Phillip Fulmer Way from Cumberland Avenue to Middle Drive closes for construction of a pedestrian bridge that will connect the Hill with the new Student Union.
The new pedestrian bridge, which spans Phillip Fulmer Way and restores a key link to the Hill, opens to the public. The bridge connects the Haslam Business Building, Volunteer Boulevard, and the Joe Johnson–John Ward Pedestrian Walkway to the Hill. On the east side of the bridge, the steps and landscape have been redone, and access to the top of the Hill has been improved by a pedestrian path through the nearby Austin Peay building.
Work begins to extend the landscaping adjacent to the Claxton Education Building—called Blueberry Falls—to integrate with new outdoor space planned for the Student Union. Blueberry Falls also will add a new direct pedestrian route from Volunteer Boulevard to Phillip Fulmer Way. The extension will feature a water cascade along the length of the greenway, new seating and designated bike parking.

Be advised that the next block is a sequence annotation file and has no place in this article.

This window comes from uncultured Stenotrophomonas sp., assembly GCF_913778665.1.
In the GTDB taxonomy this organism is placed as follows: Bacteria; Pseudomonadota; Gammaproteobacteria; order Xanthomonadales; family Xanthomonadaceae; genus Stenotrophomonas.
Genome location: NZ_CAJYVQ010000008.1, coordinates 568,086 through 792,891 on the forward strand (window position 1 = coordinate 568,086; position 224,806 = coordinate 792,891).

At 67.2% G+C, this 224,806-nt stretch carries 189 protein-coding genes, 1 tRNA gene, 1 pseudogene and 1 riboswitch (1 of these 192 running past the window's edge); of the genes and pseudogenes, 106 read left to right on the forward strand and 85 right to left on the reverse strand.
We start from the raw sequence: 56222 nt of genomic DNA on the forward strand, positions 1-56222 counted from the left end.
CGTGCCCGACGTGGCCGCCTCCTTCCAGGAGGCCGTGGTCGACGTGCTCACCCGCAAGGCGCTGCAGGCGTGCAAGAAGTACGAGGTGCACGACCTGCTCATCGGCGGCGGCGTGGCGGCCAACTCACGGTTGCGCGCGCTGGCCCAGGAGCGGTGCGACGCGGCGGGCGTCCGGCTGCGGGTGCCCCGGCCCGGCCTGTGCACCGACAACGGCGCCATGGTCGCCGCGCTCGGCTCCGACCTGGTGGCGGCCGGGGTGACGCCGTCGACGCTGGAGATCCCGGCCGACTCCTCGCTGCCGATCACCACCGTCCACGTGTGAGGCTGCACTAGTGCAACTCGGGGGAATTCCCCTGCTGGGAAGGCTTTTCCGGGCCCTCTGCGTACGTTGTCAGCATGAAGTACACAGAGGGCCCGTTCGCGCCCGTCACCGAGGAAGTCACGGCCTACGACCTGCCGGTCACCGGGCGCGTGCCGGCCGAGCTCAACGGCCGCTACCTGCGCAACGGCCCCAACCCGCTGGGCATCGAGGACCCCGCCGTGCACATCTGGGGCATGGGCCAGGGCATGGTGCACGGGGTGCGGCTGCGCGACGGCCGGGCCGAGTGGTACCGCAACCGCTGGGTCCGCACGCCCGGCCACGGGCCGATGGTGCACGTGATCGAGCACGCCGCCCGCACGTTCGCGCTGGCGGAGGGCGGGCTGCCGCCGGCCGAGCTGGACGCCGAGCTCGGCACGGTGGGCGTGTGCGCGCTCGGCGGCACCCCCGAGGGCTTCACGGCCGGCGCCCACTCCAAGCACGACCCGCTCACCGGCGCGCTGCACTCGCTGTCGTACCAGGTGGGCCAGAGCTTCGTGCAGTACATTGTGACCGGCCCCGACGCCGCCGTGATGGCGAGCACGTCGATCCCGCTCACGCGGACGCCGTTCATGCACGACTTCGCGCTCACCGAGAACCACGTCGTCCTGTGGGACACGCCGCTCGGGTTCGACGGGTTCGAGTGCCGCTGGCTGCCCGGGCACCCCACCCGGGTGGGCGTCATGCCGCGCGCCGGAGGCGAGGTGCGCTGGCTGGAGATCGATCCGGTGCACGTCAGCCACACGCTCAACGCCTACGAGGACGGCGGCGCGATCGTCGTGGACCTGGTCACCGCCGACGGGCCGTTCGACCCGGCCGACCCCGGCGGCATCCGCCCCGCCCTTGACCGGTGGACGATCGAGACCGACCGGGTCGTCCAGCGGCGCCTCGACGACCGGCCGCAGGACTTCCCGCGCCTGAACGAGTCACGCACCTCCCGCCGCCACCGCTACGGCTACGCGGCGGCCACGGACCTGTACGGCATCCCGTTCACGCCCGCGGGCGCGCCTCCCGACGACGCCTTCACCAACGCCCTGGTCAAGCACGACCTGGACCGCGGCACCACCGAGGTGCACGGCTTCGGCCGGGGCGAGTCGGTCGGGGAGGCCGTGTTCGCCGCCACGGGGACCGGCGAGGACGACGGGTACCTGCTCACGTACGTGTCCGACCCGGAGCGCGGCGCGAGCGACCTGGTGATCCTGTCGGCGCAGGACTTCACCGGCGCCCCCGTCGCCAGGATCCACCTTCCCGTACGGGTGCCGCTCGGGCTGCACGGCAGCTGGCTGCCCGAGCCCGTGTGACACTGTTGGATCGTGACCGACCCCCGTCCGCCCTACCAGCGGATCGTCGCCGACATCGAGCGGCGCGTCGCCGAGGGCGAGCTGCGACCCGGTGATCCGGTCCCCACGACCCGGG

Phase One, including a new bookstore, dining facilities, the Center for Career Development, and other office space, is completed and opened to the public. The first phase also includes a new landscaped outdoor plaza that connects the Pedestrian Mall and the Haslam Business Building to The Hill.
Phase Two begins with demolition of the old University Center building. When completed, Phase Two will include a large auditorium/performance venue, a large ballroom for events and banquets, additional dining areas, a student recreation area, the Vol Card office, UT Federal Credit Union, lounges, and additional program, conference, and meeting space.
West Campus Dining Facility